Types of Kosher Wines
There are different types of designations for kosher wine. These are listed below.
- Certified Kosher - These wines are produced in accordance with Jewish dietary laws. No animal products including milk are used in making or bottling these wines though small amounts of egg may be used in the refining process.
- Certified Kosher For Passover - These wines are made in accordance with Jewish dietary laws and haven’t come into contact with wheat and other types of grain or any leavened products. Most kosher wines are also certified Kosher for Passover which makes them a good choice for those observing a gluten-free diet whether you keep kosher or not.
- Certified Kosher Le Mehadrin - This designation means that the Jewish dietary laws have been stringently followed and this has been documented by an appropriate authority. There are Mehadrin wines that are also Kosher for Passover
- Certified Mevushal - These wines are flash pasteurized during their production. Overall, because of this, many people find Mevushal wines to be of lower quality than non - mevushal wines.
- Sacramental - Although not an official Kashrut classification, sacramental wine is often used in religious ceremonies such as when saying the blessing over the wine on the Sabbath and holidays. These wines are often very sweet and not of very good quality so they are not typically drunk as table wines. Manaschevets is probably the most well-known type of kosher sacramental wine.
What Makes Wine Vegan?
Wine is clarified through a process termed ‘fining’. Young wines have a murkiness to them made up of small particles of proteins, tannin, and other molecules. While not harmful these particles make the wine’s appearance less attractive. If left alone long enough, most will self-fine. But some winemakers use products to speed up the fining process. The products act as a magnet, attracting undesirable particles and fusing them into larger particles that are easier to remove.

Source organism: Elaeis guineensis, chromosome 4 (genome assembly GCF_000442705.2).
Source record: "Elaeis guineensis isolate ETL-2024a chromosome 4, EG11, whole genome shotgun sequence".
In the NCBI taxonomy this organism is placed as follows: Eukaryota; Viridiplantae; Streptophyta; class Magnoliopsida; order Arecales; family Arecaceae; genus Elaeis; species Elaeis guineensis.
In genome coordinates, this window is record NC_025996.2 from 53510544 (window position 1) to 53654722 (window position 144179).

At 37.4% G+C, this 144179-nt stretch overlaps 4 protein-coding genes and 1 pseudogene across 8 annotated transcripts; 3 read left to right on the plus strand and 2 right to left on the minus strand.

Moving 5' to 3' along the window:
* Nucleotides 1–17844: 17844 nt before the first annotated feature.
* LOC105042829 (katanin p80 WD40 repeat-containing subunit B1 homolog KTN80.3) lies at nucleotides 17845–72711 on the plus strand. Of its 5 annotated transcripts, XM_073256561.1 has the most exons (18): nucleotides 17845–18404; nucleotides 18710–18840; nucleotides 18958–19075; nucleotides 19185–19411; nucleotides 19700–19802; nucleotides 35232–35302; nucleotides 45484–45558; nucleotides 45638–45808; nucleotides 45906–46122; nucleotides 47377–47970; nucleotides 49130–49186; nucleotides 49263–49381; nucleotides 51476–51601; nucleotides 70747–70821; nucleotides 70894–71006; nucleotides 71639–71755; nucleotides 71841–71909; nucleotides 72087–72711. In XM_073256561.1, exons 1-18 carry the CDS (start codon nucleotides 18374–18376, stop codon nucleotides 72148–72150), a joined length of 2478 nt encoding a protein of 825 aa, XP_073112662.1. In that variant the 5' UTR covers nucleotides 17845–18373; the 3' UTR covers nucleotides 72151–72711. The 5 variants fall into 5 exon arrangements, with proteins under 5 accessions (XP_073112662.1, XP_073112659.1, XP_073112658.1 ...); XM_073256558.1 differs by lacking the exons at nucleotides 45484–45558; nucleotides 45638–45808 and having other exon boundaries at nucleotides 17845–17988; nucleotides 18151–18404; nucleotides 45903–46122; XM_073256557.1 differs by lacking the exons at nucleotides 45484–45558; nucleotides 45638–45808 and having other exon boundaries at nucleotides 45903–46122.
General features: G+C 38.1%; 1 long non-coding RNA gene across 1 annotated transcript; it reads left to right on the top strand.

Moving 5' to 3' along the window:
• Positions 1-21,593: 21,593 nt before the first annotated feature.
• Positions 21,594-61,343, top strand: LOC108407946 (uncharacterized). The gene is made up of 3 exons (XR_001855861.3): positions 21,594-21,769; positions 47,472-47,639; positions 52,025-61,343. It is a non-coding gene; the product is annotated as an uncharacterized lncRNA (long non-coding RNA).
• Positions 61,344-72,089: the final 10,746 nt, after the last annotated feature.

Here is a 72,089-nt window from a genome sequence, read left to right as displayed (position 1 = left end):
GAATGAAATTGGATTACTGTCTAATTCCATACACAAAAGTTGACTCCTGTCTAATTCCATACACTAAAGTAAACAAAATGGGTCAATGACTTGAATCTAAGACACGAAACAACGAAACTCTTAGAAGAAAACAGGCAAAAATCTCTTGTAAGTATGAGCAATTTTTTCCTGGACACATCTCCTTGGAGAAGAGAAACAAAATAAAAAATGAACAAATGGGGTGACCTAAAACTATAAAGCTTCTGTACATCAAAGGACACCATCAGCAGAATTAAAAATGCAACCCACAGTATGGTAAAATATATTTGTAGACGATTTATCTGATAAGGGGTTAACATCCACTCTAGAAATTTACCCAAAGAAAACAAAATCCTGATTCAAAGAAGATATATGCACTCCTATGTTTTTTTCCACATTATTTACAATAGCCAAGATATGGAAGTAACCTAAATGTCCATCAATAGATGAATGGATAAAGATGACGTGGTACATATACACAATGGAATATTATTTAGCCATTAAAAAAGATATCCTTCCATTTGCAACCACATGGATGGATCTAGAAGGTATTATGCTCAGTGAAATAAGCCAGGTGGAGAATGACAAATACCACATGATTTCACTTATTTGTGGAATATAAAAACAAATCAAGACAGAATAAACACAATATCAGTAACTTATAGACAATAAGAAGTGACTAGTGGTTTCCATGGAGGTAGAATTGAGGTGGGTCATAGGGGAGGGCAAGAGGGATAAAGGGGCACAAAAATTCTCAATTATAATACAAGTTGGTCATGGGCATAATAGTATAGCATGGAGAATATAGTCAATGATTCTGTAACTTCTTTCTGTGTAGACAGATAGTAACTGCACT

The most frequently used fining products are casein (a milk protein), albumin (egg whites), gelatin (animal protein), and isinglass (protein from a fish bladder). It is assumed that these products are removed with the particles they have been used to bind but there may be some of the fining ingredients that have been absorbed by the wine.
While no animal products can be used when fining kosher wine, on occasion, egg whites are still used which isn’t a problem usually for vegetarians but is for vegans. Vegans should make sure that a wine is labeled as vegan to ensure that no objectionable ingredients have been used in its production.
Are All Kosher Wines Vegan?
There has been a great deal of discussion to clarify what ingredients are used when producing kosher wine. There are some who say that all kosher wines are, in fact, vegan but this is incorrect. While there can be no animal products used when producing them and isinglass comes from a non-kosher fish and thus can't be used, sometimes egg whites are used as a fining agent.
Unfortunately, there is no push to label kosher wines as vegan and while a few are labeled this way, many which actually are vegan are not labeled as such. It is believed by most who work in the kosher wine industry that such labeling practices are unnecessary. This is because almost all of the fining agents are filtered out of the final product, and therefore they consider the wine to be vegan. However, as minute traces remain this is a problem for vegans.